What Do You Need to Get Started with Pen and Ink Illustration?

affordable hobbies art goals art supplies beginner friendly art calligraphy calligraphy inks illustration tools new hobby pen and ink pen and ink illustration yasutomo sumi ink ziller soot black ink

If you're anything like me (and if you're reading this blog, we probably have things in common!), you have a lot of interests that you'd love to turn into full-blown hobbies. There's so much to see and do in this world, it's hard to know where to start!

Of course, budget can be a limiting factor. 😂 Often the biggest limiting factor! I'd make ceramics and alcohol ink pieces and oil paintings and all sorts of stuff if I ever won that lottery I don't play...

Since that's the case for most of us, it can feel like hitting the jackpot when you discover a hobby that DOESN'T cost an arm and a leg to get started. And I'm here to let you know - pen and ink is one of those unicorn hobbies!

You can of course use pen and ink for calligraphy, which is probably where your mind went first. However, the medium is perfect for illustration as well. Those signature up- and downstrokes created by flexible nibs, so often relegated to the calligraphy on invitations and thank you cards, also happen to create beautiful contrast and movement in your drawings. Better yet, the flexible nature of illustration lets you hide any shaky lines or ink blots that might creep into your drawing as you learn and experiment.

So what is the bare minimum needed to get this hobby underway?

You really don't need much! To begin practicing with pen and ink, you need:

  • A straight pen
  • A flexible nib
  • Ink
  • Smooth paper
  • A scrap of cotton cloth

All told, picking up everything on this list costs me around $20. Not so bad, right?

To make sure you know exactly what you're looking for, let's look at each one in turn:

A straight pen

This is the piece of the pen you hold. I specify "straight" because you do not need to worry about getting an oblique pen for illustration - those aren't as complicated to use as they look, but they really aren't necessary for much beyond the really formal, slanted calligraphy.

Note: When you're washing off your ink after you're done with drawing, make sure you've removed the nib from the straight pen. The clasp at the top that holds the nib will rust and eventually render the pen useless if it gets/stays wet.

A flexible nib

There are a ton to choose from and they're pretty much all affordable. I recommend the Nikko G for beginners because it's nice and sturdy and has a nice ink flow. It's not SUPER flexible, but it's flexible enough that you'll get those beautiful contrasting strokes.

Ink

I've talked in depth about inks in a previous post, but suffice it to say, you only need one bottle of an ink that suits your needs. I like to keep a few different colors around, some waterproof and some not, but I only invested in the collection after I got started and realized how much I liked the medium. For someone just diving in, I recommend either a sumi ink (not waterproof) or Ziller ink (waterproof). 

Smooth paper

This is probably the most important material - if you're going to splurge on one single item for this hobby, make it the paper! Your paper can make or break your practice or drawing because anything too fibrous will catch the nib and send it in all sorts of directions. I've been there, so I can tell you from experience that it's super frustrating.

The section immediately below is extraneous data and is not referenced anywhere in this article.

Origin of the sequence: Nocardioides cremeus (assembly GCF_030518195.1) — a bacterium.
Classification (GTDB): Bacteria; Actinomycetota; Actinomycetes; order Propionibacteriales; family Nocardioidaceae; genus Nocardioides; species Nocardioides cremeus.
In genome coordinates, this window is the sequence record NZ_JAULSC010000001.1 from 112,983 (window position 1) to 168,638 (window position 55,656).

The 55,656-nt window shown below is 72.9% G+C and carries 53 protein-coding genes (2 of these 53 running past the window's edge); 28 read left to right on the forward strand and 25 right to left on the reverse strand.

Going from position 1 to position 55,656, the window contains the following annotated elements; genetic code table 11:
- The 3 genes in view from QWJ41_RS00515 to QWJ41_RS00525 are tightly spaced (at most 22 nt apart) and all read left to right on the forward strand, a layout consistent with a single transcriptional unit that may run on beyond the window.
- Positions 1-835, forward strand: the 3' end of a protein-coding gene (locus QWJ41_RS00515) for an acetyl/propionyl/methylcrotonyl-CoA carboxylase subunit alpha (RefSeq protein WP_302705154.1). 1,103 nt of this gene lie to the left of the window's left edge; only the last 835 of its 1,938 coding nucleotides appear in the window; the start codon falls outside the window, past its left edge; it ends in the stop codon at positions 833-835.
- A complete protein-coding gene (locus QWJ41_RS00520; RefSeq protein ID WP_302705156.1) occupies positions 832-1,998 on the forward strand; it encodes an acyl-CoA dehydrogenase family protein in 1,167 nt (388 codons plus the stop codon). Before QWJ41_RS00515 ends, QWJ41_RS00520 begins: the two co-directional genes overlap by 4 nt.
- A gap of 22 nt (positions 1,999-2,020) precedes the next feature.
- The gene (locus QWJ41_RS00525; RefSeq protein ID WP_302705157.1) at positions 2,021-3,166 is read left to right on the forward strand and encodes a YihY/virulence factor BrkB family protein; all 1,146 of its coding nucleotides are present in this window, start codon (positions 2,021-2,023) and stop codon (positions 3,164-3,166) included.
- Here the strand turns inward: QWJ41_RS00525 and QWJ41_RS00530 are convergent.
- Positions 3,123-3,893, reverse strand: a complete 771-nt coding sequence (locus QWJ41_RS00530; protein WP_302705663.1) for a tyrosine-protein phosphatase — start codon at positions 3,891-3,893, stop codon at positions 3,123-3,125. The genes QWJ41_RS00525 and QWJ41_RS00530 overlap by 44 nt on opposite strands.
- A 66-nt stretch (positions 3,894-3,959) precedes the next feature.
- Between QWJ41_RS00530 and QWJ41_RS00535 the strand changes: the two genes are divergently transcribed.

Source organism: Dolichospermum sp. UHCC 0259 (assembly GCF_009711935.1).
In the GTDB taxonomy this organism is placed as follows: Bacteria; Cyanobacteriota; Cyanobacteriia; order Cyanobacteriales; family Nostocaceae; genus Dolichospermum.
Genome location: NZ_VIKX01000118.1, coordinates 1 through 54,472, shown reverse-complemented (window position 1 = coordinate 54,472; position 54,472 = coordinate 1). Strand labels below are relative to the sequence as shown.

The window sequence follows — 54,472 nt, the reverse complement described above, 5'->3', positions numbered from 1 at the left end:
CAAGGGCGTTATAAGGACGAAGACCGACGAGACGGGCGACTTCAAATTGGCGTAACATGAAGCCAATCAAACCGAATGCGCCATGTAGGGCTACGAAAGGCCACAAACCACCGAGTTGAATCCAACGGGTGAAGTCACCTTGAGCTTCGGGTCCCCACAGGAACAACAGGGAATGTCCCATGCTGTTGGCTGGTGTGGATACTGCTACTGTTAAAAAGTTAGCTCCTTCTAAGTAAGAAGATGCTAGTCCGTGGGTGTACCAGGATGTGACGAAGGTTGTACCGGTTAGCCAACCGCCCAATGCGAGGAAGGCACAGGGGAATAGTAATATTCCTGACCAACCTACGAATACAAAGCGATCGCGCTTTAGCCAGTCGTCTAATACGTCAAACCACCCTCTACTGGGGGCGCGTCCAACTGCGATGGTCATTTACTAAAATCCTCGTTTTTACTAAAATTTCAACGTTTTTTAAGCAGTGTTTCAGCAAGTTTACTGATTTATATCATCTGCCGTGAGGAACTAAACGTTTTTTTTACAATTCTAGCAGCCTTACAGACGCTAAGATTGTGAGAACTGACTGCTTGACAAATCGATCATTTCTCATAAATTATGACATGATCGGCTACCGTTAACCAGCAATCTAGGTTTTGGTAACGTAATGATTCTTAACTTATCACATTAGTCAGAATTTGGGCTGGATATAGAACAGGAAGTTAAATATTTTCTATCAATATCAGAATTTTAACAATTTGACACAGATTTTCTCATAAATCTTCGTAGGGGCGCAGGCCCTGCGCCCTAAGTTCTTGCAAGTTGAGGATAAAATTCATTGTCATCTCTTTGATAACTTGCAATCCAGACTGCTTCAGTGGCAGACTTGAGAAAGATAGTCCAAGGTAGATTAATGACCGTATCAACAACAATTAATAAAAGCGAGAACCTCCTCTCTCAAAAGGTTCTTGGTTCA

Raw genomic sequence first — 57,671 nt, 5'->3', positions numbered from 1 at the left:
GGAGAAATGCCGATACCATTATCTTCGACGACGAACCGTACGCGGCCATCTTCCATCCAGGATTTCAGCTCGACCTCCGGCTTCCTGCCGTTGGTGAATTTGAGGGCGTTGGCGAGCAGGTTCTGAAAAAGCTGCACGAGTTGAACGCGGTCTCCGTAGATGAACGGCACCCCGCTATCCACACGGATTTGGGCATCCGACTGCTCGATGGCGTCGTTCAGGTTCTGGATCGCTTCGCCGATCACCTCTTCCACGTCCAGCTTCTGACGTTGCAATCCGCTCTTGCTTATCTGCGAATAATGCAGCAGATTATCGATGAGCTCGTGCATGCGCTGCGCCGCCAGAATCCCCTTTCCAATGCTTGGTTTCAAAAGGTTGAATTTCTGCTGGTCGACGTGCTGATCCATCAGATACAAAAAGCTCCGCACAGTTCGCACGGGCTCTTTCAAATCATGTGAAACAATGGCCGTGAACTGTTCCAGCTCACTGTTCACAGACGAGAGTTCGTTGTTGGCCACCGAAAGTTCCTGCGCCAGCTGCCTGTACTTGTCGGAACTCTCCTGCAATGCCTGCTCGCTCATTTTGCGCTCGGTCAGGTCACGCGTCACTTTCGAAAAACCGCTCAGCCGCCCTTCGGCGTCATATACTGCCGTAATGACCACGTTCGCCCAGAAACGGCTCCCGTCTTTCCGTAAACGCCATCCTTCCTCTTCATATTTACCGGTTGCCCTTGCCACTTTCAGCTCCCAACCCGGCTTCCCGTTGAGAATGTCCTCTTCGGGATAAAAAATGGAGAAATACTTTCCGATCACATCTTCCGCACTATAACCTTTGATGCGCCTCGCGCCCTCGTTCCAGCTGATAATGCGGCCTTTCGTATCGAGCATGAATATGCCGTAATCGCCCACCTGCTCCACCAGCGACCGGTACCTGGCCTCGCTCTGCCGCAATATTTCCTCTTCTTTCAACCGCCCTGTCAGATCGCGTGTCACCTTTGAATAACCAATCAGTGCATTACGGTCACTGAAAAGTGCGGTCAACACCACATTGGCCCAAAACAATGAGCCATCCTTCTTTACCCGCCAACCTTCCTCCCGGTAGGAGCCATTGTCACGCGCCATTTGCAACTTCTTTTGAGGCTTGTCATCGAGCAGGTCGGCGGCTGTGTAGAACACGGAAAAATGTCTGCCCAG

Depending on the type of project you're working on, though, you still don't have to spend a ton. If you're working on a piece that you intend to frame or otherwise display, I recommend Strathmore Bristol Smooth Surface - it's nice and heavy and great for pen and ink projects. If you're just practicing though, and you don't need the fancy art paper, HP's Premium 32 lb printer paper is also nice and smooth. I use it when I'm doing calligraphy drills.

A scrap of cotton cloth

You literally don't need to spend anything on this - just chop up an old t-shirt! I keep a cotton scrap around to wipe off my nib from time to time, especially if I'm getting up to grab a snack or water or anything. Leaving ink to dry on the nib will clog it up, so just swipe it down with the cloth before you shift gears to keep it working as good as new.

Where do I find all these materials?

For obvious reasons, I love shopping small. I get my pens, nibs, and inks from The Postman's Knock. You can also find those same supplies at places like Paper and Ink Arts, Blick Art Supplies, etc. I usually grab the Strathmore paper at either Blick or Michael's, and the HP Premium paper can typically be found wherever you buy your printer paper. Pretty much everything is also on Amazon, although I personally have been weaning myself off of that habit. 😆

What's next?

So what do you do once you have all your supplies? Start drawing, of course! You can dive in on your own and experiment to your heart's content. Or, if you'd like a little more guidance and some pointers throughout the learning process, you're in luck: I recently launched a Skillshare class called Botanical Illustration with Pen and Ink: Shapes, Texture, and Depth. The class gives you really manageable steps for learning how to handle the dip pen and create beautiful illustrations with it. You'll draw like a pro in no time!

Bonus! If you follow the link above, you'll get 14 free days of Skillshare Premium, which gives you access to ALL the amazing classes on that platform.

If you have any questions about the materials or process, just give me a shout!


Older Post Newer Post

x

Want 10% off your first purchase?

Sign up for In the Studio, a weekly newsletter packed with announcements, inspiration, early access, and VIP-exclusive offers. You'll get a discount code as soon as you confirm your email address!